Tuesday, October 20, 2020

Review Zarqawi, The New Face of Al-Qaeda

Brisard, Jean-Charles, Zarqawi, The New Face of Al-Qaeda, New York: Other Press, 2005


 

Jean-Charles Brisard’s Zarqawi, The New Face of Al-Qaeda was one of the first two books written about the subject. Published in 2005 it does a very good job detailing Abu Musab al-Zarqawi’s life in Jordan and his two trips to Afghanistan. The problem is it also used a lot of early information which later proved wrong. That means Zarqawi’s relationship with Al Qaeda and his role in the Iraqi insurgency is almost completely off. Not only that but Brisard claimed that Zarqawi was not a strategist and only relied upon ultra-violence missing the fact that was part of his plan all along. The book therefore is very up and down.

 

The first third of Zarqawi is the best part of Brisard’s work. He starts off with some good background about how the mix of Palestinians and Salafis especially in Zarqa, Jordan where Zarqawi was from provided a radical environment for the man to grow up in. However during his early life he dropped out of school in the 9th grade, drank, had various tattoos and constantly got in trouble including being arrested several times. His mother sent him to religious school to try to straighten him out which led to his introduction to Salafism. There he heard stories of the war against the Soviets in Afghanistan which inspired him to go there in 1989. There he met his future spiritual leader Abu Mohammed al-Maqdisi and tasted his first combat. The two returned to Jordan and set up a group to attack Israeli and Jordanian targets but were arrested and sent to prison. That’s where Zarqawi became a leader using his physical strength to impose his will upon fellow prisoners and no longer needing Maqdisi. An amnesty by King Abdullah the II released him in 1999 and he immediately headed back to Afghanistan. The book provides a lot of details about these early years. It also showed how the political-religious situation in Jordan, Salafism, and Afghanistan transformed a petty criminal into a jihadist.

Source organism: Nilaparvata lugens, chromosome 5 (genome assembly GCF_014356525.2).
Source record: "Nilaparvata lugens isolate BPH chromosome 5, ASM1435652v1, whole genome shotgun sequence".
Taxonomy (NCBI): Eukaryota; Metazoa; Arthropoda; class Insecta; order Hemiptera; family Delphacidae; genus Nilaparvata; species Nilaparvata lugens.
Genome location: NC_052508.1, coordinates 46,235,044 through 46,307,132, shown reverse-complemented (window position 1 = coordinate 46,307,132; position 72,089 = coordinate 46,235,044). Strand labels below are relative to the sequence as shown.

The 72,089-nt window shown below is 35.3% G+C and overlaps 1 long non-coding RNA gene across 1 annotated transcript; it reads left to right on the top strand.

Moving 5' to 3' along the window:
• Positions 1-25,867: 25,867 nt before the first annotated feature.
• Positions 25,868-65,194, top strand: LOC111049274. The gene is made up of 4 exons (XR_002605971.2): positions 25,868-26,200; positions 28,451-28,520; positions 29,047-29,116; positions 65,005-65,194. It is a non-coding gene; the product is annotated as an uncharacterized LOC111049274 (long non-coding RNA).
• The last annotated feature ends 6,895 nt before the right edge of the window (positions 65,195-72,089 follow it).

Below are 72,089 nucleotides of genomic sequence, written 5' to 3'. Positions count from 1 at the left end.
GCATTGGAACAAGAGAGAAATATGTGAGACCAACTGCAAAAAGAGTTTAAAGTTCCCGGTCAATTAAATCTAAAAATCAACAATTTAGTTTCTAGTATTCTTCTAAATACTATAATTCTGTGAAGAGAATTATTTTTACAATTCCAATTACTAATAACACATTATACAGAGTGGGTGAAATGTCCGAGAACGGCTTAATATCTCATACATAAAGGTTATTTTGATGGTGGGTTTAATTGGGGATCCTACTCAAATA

The problem begins after that as most of the story of Zarqawi in Afghanistan for the second time and his role in Iraq is wrong because it uses out of date sources. When Zarqawi returned to Afghanistan in 1999 he met with Al Qaeda officials who agreed to fund his camp in Herat along the Iranian border. After that however Brisard claims that Zarqawi not only joined bin Laden but became one of his lieutenants in charge of operations. He goes on to write that Zarqawi had a role in the formation of Ansar al-Sunna in Iraqi Kurdistan and eventually took over the group for Al Qaeda. He also quoted an Iraqi exile that Iraq was connected with Al Qaeda and that 9/11 hijacker Mohammed Atta met with Iraqi intelligence in Prague in 2001. Then when things shift to Iraq he blamed some of Zarqawi’s early bombings on Ansar al-Islam which came out of Ansar al-Sunna, said that he was behind the 2004 Madrid bombings, and that he took over some of Al Qaeda’s networks in Europe. None of this proved true. For instance Zarqawi was always separate from Al Qaeda even though he accepted their money. The Iraqi defector Brisard used was an ex-nuclear scientist who made up stories of Iraq-Al Qaeda connections. The Atta-Iraqi intelligence story came from the Czech authorities but they quickly retracted it and the CIA and FBI found no evidence that any such meeting ever happened. Zarqawi allied with Ansar a-Sunna and Ansar al-Islam but never controlled them. This was all due to the book being printed in 2005 when there was still a lot of contradictory stories about Zarqawi. At the same time Brisard could have done some better research because things like the Atta story were discredited in 2001.

 

Another major issue was that Brisard didn’t understand Zarqawi’s plans in Iraq. At one point he writes that Zarqawi was not a strategist and only believed in using violence. That was his strategy however. He wanted to undermine the new Iraq by starting a sectarian war between Shiites and Sunnis and cause the collapse of the state so that he could create a caliphate. Brisard completely misses all of that.

 

Brisard’s book proves good background information on Zarqawi, but everything about him becoming a terrorist and insurgent is off. The author had very good sources, especially court documents on Zarqawi’s upbringing, his first trip to Afghanistan and his imprisonment in Jordan when he returned. Then things go off track. Most of that is due to the book being published in 2005. Some of it is due to the author as well because he failed to thoroughly investigate all of his claims. Fortunately there are newer releases that capture all of Zarqawi’s life much more accurately.

 

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